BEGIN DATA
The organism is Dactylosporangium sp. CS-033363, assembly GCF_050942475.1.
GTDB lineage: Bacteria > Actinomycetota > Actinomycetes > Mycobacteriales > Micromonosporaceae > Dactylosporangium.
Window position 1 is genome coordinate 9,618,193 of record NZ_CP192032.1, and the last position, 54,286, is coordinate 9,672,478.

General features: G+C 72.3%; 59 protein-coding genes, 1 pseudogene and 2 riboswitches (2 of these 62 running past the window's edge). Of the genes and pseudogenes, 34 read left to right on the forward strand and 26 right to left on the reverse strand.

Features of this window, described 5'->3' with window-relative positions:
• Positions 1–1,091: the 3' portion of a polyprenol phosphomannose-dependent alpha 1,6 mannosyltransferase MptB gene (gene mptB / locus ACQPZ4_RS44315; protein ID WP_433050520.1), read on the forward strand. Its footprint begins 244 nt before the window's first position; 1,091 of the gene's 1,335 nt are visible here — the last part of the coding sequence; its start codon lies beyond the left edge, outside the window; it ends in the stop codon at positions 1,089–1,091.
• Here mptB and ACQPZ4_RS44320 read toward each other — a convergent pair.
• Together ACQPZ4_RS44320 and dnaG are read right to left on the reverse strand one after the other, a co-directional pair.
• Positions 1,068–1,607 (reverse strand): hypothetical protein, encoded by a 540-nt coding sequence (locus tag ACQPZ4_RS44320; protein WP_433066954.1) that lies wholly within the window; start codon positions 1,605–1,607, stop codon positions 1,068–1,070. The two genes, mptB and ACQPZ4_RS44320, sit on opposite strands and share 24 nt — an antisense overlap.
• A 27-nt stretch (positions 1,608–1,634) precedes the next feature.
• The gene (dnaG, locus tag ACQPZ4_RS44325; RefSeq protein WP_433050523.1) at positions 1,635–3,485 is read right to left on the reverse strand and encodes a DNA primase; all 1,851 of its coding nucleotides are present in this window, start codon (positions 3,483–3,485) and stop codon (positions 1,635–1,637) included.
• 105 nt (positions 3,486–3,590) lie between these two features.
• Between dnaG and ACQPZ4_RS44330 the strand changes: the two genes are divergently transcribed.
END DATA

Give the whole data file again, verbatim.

The organism is Dactylosporangium sp. CS-033363, assembly GCF_050942475.1.
GTDB lineage: Bacteria > Actinomycetota > Actinomycetes > Mycobacteriales > Micromonosporaceae > Dactylosporangium.
Window position 1 is genome coordinate 9,618,193 of record NZ_CP192032.1, and the last position, 54,286, is coordinate 9,672,478.

General features: G+C 72.3%; 59 protein-coding genes, 1 pseudogene and 2 riboswitches (2 of these 62 running past the window's edge). Of the genes and pseudogenes, 34 read left to right on the forward strand and 26 right to left on the reverse strand.

Features of this window, described 5'->3' with window-relative positions:
• Positions 1–1,091: the 3' portion of a polyprenol phosphomannose-dependent alpha 1,6 mannosyltransferase MptB gene (gene mptB / locus ACQPZ4_RS44315; protein ID WP_433050520.1), read on the forward strand. Its footprint begins 244 nt before the window's first position; 1,091 of the gene's 1,335 nt are visible here — the last part of the coding sequence; its start codon lies beyond the left edge, outside the window; it ends in the stop codon at positions 1,089–1,091.
• Here mptB and ACQPZ4_RS44320 read toward each other — a convergent pair.
• Together ACQPZ4_RS44320 and dnaG are read right to left on the reverse strand one after the other, a co-directional pair.
• Positions 1,068–1,607 (reverse strand): hypothetical protein, encoded by a 540-nt coding sequence (locus tag ACQPZ4_RS44320; protein WP_433066954.1) that lies wholly within the window; start codon positions 1,605–1,607, stop codon positions 1,068–1,070. The two genes, mptB and ACQPZ4_RS44320, sit on opposite strands and share 24 nt — an antisense overlap.
• A 27-nt stretch (positions 1,608–1,634) precedes the next feature.
• The gene (dnaG, locus tag ACQPZ4_RS44325; RefSeq protein WP_433050523.1) at positions 1,635–3,485 is read right to left on the reverse strand and encodes a DNA primase; all 1,851 of its coding nucleotides are present in this window, start codon (positions 3,483–3,485) and stop codon (positions 1,635–1,637) included.
• 105 nt (positions 3,486–3,590) lie between these two features.
• Between dnaG and ACQPZ4_RS44330 the strand changes: the two genes are divergently transcribed.